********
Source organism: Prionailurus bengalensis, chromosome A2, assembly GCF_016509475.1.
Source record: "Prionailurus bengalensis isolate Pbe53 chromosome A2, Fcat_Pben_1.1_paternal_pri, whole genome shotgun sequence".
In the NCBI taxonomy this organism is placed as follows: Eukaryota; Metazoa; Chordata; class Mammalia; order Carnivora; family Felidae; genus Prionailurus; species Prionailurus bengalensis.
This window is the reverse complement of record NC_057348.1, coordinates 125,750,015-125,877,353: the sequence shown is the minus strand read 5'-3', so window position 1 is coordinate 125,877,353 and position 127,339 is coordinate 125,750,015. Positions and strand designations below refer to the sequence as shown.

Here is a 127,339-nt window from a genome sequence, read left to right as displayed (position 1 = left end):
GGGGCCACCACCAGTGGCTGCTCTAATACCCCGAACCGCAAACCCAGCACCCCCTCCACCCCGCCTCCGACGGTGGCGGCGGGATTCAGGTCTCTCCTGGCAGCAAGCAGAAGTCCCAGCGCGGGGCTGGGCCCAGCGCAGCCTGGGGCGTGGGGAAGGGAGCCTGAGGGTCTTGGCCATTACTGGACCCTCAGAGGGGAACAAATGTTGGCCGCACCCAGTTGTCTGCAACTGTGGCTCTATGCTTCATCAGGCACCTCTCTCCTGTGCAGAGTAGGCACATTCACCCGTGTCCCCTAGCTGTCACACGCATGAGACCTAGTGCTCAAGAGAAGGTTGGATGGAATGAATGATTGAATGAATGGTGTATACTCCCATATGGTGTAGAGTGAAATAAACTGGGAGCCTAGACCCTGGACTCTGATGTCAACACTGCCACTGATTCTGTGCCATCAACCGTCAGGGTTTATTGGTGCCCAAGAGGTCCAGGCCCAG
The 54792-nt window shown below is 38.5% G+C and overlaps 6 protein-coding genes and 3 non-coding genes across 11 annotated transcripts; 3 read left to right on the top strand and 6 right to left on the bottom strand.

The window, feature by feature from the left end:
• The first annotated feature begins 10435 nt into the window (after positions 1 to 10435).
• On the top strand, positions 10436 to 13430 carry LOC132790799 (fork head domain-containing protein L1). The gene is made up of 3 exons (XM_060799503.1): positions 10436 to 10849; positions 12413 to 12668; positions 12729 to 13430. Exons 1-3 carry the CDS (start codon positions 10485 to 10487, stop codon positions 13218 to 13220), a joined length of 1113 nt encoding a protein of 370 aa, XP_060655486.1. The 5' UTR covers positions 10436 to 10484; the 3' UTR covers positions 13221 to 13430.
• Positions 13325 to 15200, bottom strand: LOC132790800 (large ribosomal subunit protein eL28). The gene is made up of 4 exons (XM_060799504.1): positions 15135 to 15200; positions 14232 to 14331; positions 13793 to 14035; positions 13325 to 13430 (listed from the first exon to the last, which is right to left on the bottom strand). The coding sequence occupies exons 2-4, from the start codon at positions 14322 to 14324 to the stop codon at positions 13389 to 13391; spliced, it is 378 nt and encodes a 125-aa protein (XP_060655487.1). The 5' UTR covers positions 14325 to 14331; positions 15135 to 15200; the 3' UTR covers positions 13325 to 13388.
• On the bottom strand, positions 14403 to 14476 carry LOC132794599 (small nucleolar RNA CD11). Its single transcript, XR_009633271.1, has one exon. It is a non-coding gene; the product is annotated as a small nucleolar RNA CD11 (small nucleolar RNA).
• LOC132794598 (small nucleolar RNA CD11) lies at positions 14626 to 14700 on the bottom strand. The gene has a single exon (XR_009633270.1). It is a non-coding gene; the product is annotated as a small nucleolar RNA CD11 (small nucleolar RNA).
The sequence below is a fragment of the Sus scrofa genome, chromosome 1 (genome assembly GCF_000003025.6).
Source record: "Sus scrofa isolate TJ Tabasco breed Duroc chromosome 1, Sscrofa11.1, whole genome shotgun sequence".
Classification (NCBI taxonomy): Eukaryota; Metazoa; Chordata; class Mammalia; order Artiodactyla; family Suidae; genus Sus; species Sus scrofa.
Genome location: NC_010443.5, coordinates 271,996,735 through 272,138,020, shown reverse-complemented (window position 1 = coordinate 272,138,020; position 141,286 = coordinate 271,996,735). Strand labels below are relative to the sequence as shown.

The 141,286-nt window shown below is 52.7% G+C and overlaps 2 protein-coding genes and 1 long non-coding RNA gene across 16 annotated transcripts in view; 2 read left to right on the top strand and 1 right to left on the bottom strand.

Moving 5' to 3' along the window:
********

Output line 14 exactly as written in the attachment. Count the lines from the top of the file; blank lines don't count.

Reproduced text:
The sequence below is a fragment of the Sus scrofa genome, chromosome 1 (genome assembly GCF_000003025.6).